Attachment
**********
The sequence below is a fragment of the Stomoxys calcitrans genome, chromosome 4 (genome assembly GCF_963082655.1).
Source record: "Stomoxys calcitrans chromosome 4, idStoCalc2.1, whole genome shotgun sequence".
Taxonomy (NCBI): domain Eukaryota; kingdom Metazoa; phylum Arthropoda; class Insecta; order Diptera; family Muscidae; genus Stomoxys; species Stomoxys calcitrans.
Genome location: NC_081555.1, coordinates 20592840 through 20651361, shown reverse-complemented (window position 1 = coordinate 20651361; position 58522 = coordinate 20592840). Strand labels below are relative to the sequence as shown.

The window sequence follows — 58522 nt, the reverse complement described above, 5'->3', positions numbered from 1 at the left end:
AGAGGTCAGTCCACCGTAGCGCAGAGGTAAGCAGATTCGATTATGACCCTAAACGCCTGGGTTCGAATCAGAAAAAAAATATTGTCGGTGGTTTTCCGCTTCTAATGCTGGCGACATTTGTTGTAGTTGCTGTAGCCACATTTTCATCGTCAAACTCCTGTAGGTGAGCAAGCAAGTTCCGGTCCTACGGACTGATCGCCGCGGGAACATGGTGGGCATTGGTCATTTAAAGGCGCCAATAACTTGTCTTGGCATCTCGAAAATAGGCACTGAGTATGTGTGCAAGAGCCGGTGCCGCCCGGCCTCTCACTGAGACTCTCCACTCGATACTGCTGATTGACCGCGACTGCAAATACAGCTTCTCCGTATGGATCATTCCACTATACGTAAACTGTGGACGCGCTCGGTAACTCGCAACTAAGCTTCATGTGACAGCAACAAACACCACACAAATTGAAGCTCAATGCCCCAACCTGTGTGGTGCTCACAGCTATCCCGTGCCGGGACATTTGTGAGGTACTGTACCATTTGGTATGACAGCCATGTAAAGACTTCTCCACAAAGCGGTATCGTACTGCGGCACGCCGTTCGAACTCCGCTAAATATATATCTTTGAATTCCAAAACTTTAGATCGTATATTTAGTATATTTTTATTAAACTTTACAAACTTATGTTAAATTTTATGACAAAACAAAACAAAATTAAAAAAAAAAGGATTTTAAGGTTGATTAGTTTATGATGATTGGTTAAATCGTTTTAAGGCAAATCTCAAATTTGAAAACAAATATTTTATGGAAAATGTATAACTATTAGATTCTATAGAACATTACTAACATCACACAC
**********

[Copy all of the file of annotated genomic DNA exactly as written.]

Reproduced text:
The sequence below is a fragment of the Stomoxys calcitrans genome, chromosome 4 (genome assembly GCF_963082655.1).
Source record: "Stomoxys calcitrans chromosome 4, idStoCalc2.1, whole genome shotgun sequence".
Taxonomy (NCBI): domain Eukaryota; kingdom Metazoa; phylum Arthropoda; class Insecta; order Diptera; family Muscidae; genus Stomoxys; species Stomoxys calcitrans.
Genome location: NC_081555.1, coordinates 20592840 through 20651361, shown reverse-complemented (window position 1 = coordinate 20651361; position 58522 = coordinate 20592840). Strand labels below are relative to the sequence as shown.

The window sequence follows — 58522 nt, the reverse complement described above, 5'->3', positions numbered from 1 at the left end:
AGAGGTCAGTCCACCGTAGCGCAGAGGTAAGCAGATTCGATTATGACCCTAAACGCCTGGGTTCGAATCAGAAAAAAAATATTGTCGGTGGTTTTCCGCTTCTAATGCTGGCGACATTTGTTGTAGTTGCTGTAGCCACATTTTCATCGTCAAACTCCTGTAGGTGAGCAAGCAAGTTCCGGTCCTACGGACTGATCGCCGCGGGAACATGGTGGGCATTGGTCATTTAAAGGCGCCAATAACTTGTCTTGGCATCTCGAAAATAGGCACTGAGTATGTGTGCAAGAGCCGGTGCCGCCCGGCCTCTCACTGAGACTCTCCACTCGATACTGCTGATTGACCGCGACTGCAAATACAGCTTCTCCGTATGGATCATTCCACTATACGTAAACTGTGGACGCGCTCGGTAACTCGCAACTAAGCTTCATGTGACAGCAACAAACACCACACAAATTGAAGCTCAATGCCCCAACCTGTGTGGTGCTCACAGCTATCCCGTGCCGGGACATTTGTGAGGTACTGTACCATTTGGTATGACAGCCATGTAAAGACTTCTCCACAAAGCGGTATCGTACTGCGGCACGCCGTTCGAACTCCGCTAAATATATATCTTTGAATTCCAAAACTTTAGATCGTATATTTAGTATATTTTTATTAAACTTTACAAACTTATGTTAAATTTTATGACAAAACAAAACAAAATTAAAAAAAAAAGGATTTTAAGGTTGATTAGTTTATGATGATTGGTTAAATCGTTTTAAGGCAAATCTCAAATTTGAAAACAAATATTTTATGGAAAATGTATAACTATTAGATTCTATAGAACATTACTAACATCACACAC